Intradialytic Hypertension and its Association with Endothelial Cell Dysfunction
ABSTRACT Intradialytic hypertension is associated with adverse outcomes, yet the mechanism is uncertain. Patients with intradialytic hypertension exhibit imbalances in endothelial-derived vasoregulators nitric oxide and endothelin-1, indirectly suggesting endothelial cell dysfunction. We hypothesized that intradialytic hypertension is associated in vivo with endothelial cell dysfunction, a novel predictor of adverse cardiovascular outcomes.
We performed a case-control cohort study including 25 hemodialysis (HD) subjects without (controls) and 25 with intradialytic hypertension (an increase in systolic BP pre- to postdialysis ≥10 mmHg ≥4/6 consecutive HD sessions). The primary outcome was peripheral blood endothelial progenitor cells (EPCs) assessed by aldehyde dehydrogenase activity (ALDH(br)) and cell surface marker expression (CD34(+)CD133(+)). We also assessed endothelial function by ultrasonographic measurement of brachial artery flow-mediated vasodilation (FMD) normalized for shear stress. Parametric and nonparametric t tests were used to compare EPCs, FMD, and BP.
Baseline characteristics and comorbidities were similar between groups. Compared with controls, 2-week average predialysis systolic BP was lower among subjects with intradialytic hypertension (144.0 versus 155.5 mmHg), but postdialysis systolic BP was significantly higher (159.0 versus 128.1 mmHg). Endothelial cell function was impaired among subjects with intradialytic hypertension as measured by decreased median ALDH(br) cells and decreased CD34(+)CD133(+) cells (ALDH(br), 0.034% versus 0.053%; CD34(+)CD133(+), 0.033% versus 0.059%). FMD was lower among subjects with intradialytic hypertension (1.03% versus 1.67%).
Intradialytic hypertension is associated with endothelial cell dysfunction. We propose that endothelial cell dysfunction may partially explain the higher event rates observed in these patients.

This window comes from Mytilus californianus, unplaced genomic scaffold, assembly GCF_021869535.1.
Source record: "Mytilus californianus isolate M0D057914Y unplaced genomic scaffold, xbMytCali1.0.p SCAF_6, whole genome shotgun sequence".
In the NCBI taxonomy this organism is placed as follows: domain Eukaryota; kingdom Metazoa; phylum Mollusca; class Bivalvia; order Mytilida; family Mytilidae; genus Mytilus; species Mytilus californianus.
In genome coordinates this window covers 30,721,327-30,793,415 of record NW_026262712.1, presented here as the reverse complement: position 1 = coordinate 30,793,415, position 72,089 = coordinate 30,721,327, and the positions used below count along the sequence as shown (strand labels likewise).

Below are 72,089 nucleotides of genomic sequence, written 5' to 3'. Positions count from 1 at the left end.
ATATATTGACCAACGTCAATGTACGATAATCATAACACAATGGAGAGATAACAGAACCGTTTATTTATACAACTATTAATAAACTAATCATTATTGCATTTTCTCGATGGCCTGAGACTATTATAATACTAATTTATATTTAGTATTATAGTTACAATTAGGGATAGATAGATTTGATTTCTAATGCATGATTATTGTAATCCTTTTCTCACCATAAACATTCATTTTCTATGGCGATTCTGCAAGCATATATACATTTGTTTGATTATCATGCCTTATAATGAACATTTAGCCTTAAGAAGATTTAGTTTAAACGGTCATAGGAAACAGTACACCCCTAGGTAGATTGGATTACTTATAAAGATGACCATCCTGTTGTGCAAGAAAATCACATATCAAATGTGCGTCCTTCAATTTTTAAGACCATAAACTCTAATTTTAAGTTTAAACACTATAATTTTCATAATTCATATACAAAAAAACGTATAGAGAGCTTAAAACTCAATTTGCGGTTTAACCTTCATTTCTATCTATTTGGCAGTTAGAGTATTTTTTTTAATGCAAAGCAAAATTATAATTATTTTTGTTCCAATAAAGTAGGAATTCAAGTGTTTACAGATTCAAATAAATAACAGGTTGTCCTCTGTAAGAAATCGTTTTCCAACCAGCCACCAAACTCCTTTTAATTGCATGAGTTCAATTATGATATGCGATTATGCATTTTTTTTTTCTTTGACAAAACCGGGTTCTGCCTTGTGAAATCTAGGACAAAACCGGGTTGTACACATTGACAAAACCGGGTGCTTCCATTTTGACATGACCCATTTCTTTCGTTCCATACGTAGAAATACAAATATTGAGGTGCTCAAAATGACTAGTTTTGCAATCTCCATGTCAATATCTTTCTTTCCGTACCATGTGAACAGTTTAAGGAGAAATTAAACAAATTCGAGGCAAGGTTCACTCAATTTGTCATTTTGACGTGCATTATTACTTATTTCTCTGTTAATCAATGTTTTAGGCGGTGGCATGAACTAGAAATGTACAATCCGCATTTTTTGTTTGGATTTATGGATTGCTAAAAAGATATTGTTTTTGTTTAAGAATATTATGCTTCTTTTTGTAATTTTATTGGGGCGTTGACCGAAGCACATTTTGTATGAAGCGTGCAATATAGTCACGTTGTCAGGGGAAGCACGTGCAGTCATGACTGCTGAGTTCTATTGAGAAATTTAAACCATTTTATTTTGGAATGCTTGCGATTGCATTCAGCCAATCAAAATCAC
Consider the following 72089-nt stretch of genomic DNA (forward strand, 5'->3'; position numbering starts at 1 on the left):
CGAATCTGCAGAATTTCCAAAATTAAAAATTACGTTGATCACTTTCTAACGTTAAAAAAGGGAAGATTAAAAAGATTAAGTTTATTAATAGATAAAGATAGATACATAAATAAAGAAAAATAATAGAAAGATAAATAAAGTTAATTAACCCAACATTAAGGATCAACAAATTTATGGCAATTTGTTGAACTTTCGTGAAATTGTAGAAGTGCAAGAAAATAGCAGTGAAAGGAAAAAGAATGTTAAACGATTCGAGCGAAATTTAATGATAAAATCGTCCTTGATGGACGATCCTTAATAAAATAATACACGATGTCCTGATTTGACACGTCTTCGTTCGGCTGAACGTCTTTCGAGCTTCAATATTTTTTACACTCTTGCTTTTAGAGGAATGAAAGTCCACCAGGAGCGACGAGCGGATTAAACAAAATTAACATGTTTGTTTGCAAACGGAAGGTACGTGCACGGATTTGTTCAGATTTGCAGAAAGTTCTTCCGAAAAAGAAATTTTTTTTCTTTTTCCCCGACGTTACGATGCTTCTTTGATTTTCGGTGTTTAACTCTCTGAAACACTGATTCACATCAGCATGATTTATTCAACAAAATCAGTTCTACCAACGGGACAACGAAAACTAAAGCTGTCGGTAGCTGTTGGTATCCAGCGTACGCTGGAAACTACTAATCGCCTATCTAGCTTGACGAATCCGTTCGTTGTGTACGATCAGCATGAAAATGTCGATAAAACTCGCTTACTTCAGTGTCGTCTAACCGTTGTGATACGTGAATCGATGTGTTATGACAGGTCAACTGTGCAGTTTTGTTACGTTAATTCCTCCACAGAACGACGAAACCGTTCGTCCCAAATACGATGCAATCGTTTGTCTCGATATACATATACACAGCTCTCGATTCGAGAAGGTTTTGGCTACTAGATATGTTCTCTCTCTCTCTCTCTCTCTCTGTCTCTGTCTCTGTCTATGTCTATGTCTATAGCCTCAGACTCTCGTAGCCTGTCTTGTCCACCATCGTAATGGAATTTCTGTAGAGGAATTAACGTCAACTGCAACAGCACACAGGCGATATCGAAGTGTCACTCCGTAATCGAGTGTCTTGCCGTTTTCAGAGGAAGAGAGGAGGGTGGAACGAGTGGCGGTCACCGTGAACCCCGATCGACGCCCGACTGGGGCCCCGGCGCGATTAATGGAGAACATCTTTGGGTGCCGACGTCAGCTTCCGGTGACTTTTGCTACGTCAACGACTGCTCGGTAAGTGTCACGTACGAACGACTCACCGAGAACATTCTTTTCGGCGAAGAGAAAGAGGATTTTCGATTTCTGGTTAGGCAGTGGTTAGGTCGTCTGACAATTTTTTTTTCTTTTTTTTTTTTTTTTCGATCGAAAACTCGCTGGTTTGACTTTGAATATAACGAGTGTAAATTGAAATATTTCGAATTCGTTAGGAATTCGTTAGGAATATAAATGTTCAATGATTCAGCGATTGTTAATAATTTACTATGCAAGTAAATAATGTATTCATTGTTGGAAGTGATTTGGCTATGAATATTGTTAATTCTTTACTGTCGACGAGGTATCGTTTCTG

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ABSTRACT: Background and Objectives: Erythropoiesis-stimulating agents (ESAs) might moderate circu-lating CD34-positive hematopoietic stem (CD34 +) cells. We assessed associations between ESA therapy and CD34 + cells and their impact on cardiovascular disease (CVD) events in patients on prevalent hemodialysis (HD). Design, Setting, Participants and Measurements: We analyzed 95 patients on prevalent HD who received the ESAs epoetin-(n = 22), darbepoetin-(n = 60), or neither (control; no ESA, n = 13). Baseline values for CD34 + cells, high-sensitivity C-reactive protein, interleukin-6, vascular endothelial growth factor, inter-cellular adhesion molecule-1, and carotid intima-media thickness were determined. The numbers of CD34 + /erythropoietin receptor (EPOR) + cells were determined in 35 and 8 patients in the darbepoetin-and control groups, respectively. CD34 + cells were counted after 6 and 12 months of darbepoetin-treat-ment (n = 35). All patients were followed up for a mean of 28 months. Results: Hemoglobin levels were lower, carotid intima-media thickness was more pronounced, and the ESA dose was higher in patients with a low, than with a high, CD34 + cell count. The ratio of CD34 + /EPOR + to CD34 + cells positively correlated with the darbepoetin-dose. A low, but not a high, dose of darbepoetin-for 6 and 12 months was associated with more CD34 + cells. Although high-dose darbepoetin-therapy was an independent predictor of composite CVD events, this associa-tion disappeared when adjusted for the CD34 + cell count with other confounders. Conclusions: High-dose ESA therapy is associated with a low CD34 + cell count and comprises a risk factor for CVD events in patients on prevalent HD.